Mar. 14.-Yale, fortunately, is not
in the Big Ten so we take the crown,
twiththe Buckeyes giving us a scare.
Johnny Johnson was the only grap-

pler able to catch a title at the Con-
ference meet as we placed fourth.
Feb. 28.-Yale, unfortunately, was
also in the National Intercollegiate
swimming meet so we had to be con-
tent with a far away second place.
Mar. 2.-Purdue beat our cagers,
52-41, and thus was the book closed
on one of the most disastrous cam-
paigns in Wolverine bucket history.
We won only six while losing fourteen
and ending up in seventh place.
Which brings us, with a hop and a
skip and a jump over to-
May 15.-With the spring sport
schedule nearing a close. Our dia-
mond stalwarts, our linksmen, and
our netters are going strong at this
sitting which is a welcome respite
after a not particularly heartening

winter program for the Champions of
the West. Not to imply that our lads
didn't fight their hearts out or didn't
have the stuff, Butch, so please don't
look at me that ,way. But the com-
petition was keener, the breaks were
fewer, and consequently the titles
were less.
.However, as I said, the baseball
squad has a nice won-loss column of
12 to 5 at present; Coach Leroy Weir's
defending Conference tennis champs,
led by Wayne Stille and Lawt Ham-
mett, have dropped only one match,
to Notre Dame; and Ray Courtright's
golfers, with blazing Ben Smith
scorching the grass with the lowest
scores of his fairway career, has a
good record of 5 to 3.


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years to come. His excellent block-
ing and defensive work make him one
of the country's standout players.
To replace Westfall. Crisler can
call either upon Don Boor, second
team fullback last year, or Bob Wiese,
who won the Chicago Alumni Award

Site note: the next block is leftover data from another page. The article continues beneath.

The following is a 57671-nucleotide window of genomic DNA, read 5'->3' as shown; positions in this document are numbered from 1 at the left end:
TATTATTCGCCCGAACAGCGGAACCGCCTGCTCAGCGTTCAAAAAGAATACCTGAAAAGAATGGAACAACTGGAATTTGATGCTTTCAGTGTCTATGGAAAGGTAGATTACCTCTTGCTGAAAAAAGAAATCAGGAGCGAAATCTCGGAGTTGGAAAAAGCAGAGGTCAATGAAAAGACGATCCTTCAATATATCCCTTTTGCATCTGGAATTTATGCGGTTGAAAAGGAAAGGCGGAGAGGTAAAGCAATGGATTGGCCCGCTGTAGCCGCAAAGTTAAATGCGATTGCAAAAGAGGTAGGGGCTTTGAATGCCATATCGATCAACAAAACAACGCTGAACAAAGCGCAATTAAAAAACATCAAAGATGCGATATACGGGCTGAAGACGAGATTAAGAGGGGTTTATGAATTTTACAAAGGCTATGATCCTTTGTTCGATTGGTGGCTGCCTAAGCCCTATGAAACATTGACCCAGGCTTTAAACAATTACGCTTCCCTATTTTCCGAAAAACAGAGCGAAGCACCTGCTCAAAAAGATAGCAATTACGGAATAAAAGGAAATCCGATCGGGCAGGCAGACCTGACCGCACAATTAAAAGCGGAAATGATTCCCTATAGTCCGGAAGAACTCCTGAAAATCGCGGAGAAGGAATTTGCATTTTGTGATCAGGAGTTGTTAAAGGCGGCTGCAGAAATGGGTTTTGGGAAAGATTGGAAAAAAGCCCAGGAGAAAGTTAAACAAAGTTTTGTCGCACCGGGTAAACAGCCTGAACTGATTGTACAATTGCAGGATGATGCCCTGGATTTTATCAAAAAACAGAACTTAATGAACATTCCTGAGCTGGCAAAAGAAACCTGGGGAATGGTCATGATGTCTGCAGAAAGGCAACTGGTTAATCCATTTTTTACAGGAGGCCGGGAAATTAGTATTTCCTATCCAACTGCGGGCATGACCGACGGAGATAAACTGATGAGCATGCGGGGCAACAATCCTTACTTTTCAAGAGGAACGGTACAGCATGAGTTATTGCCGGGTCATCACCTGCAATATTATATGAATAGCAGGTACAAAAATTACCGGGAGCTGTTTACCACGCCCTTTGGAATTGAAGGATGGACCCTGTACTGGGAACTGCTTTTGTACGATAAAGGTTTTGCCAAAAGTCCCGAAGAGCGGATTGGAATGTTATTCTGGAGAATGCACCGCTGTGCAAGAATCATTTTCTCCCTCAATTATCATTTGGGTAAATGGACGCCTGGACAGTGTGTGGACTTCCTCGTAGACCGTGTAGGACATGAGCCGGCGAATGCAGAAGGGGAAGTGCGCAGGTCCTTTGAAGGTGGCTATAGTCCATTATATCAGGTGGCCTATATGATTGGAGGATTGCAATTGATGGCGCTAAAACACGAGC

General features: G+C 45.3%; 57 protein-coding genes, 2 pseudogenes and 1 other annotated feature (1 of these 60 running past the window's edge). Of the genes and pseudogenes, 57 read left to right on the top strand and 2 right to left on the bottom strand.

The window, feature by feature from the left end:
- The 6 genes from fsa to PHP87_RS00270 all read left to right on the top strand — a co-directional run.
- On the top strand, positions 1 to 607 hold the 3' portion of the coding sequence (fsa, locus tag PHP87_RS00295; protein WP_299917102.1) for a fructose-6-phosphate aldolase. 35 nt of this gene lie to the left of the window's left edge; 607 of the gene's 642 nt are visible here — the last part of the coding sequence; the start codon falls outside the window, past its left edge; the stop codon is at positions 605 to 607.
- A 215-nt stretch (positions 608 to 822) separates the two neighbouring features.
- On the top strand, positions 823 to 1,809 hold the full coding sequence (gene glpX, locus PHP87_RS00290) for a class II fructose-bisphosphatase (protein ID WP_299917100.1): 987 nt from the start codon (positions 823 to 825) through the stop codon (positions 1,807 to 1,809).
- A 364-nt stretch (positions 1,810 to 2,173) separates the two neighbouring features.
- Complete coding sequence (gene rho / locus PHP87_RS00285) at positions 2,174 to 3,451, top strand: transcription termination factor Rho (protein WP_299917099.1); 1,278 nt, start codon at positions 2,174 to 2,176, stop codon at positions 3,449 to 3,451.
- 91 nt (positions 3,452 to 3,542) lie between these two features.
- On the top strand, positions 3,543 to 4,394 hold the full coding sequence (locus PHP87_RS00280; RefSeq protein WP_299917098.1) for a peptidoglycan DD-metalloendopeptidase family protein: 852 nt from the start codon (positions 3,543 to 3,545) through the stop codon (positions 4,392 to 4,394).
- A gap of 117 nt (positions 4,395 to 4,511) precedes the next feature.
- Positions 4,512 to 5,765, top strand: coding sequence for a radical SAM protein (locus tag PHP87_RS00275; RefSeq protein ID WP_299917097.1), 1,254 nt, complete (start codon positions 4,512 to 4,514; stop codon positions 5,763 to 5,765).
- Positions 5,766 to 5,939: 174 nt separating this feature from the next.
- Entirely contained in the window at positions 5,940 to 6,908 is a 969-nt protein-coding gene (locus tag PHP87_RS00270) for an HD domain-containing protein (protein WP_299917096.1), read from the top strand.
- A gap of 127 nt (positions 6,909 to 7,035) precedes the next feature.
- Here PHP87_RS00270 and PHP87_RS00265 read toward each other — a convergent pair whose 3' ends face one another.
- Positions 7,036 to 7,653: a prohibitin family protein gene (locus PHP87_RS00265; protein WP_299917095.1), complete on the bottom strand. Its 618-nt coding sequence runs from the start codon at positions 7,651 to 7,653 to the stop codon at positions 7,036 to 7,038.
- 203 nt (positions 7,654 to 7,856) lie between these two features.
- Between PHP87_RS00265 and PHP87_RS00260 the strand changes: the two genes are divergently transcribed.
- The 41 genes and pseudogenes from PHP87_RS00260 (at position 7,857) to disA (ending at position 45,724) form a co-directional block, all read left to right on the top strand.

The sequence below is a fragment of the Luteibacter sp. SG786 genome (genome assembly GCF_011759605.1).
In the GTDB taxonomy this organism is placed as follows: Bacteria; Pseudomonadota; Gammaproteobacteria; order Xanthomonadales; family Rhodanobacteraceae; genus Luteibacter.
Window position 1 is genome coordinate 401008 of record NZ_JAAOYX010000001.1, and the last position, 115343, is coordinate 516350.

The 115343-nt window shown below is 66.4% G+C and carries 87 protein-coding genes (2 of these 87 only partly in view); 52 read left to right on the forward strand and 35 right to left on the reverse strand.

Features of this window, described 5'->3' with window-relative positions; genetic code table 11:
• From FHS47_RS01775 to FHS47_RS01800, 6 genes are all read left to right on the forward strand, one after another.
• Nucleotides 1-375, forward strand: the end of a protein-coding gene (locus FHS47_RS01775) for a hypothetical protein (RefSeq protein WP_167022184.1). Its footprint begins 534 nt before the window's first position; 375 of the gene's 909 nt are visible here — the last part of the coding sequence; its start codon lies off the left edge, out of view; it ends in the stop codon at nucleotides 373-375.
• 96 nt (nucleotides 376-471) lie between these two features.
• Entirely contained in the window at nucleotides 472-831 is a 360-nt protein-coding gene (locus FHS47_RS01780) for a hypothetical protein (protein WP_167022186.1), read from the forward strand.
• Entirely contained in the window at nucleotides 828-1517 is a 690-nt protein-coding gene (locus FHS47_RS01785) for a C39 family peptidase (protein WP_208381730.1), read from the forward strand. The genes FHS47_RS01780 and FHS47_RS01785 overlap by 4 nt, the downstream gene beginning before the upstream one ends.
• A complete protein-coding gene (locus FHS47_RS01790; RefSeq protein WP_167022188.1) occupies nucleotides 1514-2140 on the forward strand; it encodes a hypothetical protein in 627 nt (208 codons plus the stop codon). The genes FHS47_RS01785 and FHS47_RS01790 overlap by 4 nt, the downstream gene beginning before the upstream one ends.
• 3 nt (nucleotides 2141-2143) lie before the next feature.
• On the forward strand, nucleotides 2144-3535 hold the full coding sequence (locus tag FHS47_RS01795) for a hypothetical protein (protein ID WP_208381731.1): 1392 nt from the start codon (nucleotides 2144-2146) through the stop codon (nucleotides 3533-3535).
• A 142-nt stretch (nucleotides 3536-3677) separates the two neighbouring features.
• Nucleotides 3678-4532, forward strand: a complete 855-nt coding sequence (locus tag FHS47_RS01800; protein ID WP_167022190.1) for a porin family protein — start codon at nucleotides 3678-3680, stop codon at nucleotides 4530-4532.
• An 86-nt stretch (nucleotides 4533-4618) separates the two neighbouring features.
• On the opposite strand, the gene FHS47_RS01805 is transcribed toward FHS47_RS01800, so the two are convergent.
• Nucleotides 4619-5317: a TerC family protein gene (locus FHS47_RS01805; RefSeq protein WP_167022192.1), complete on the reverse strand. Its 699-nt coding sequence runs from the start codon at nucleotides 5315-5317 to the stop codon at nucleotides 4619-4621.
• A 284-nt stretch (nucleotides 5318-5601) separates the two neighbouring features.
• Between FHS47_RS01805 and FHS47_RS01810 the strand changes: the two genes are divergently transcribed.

this spring. If Boor's injured knee
is in shape, he will likely get the
nod because of his experience. Even
so, Wiese will press him the whole
season, and may get the starting
berth before it's all over.
Few Tested Reserves
In back of these backfield aces
there are few tested men. Don Rob-
inson, sophomore half, will see a
great deal of action and will un-
doubtedly be of value to the Wolver-
ines. Behind Robby, there are four
freshmen who may make the grade
in the Western Conference, Frank
Wardley, Bob Chappius, Pat Keefe
and Russ Reader. Yearling Bob Ver-
nier will probably understudy Ceit-
hami at quarterback, with Don Lund
presenting a threat to Boor and
Wiese in the line-bucking post.
Most doubtful of all are the ends.
Numerically deep, the strength of the
wingmen is of dubious quality. Vet-
erans Phil Sharpe, Rudy Smeja and
Jack Karwales appear to be battling
it out between them for the starting
berths, with Elmer Madar, the trans-
posed quarterback, giving them a hot
fight. Right now, the flanks appear
to be the weakest part of the Michi-
gan eleven, and only Cecil Bovee and
Harold Kruse are up from the cub
Big Al Wistert will be a standout
at the one tackle, where he gained
fame for the last two years. But who
the other tackle will be is something
that nobody, not even the good Mas-
ter Fritz, knows. It's a struggle be-
tween veteran Johnny Laine, Bill
Pritula and freshman Bill Baldwin.
And just what the strength of that
right tackle position will be is also
a matter for speculation. Let it suf-
fice to say that Rube Kelto will be
sorely missed. Behind Wistert at left
tackle, Johnny Greene and Ray Sow-
ers will provide adequate reserve ma-
Star-Studded Center
But the center of the Michigan line
will be the answer to a coach's bed-
time prayers, providing Bob Kolesar
doesn't end up in the Army before
the grid season marches into town in
September. Kolesar and Julie Franks
are slated to fill the guard spots,
with Merv Pregulman scheduled to
be right between them in the pivot
post, a change from the guard posi-
tion he played last year. No team in
the Conference can boast of a more
power-packed trio to hold down the
center of the forward wall. Each one
is a star in his own right, and when
they get together on a football field
the boys on the other side of the pig-
skin are in for a rough time.

When you meet her dad
for thef first time .. .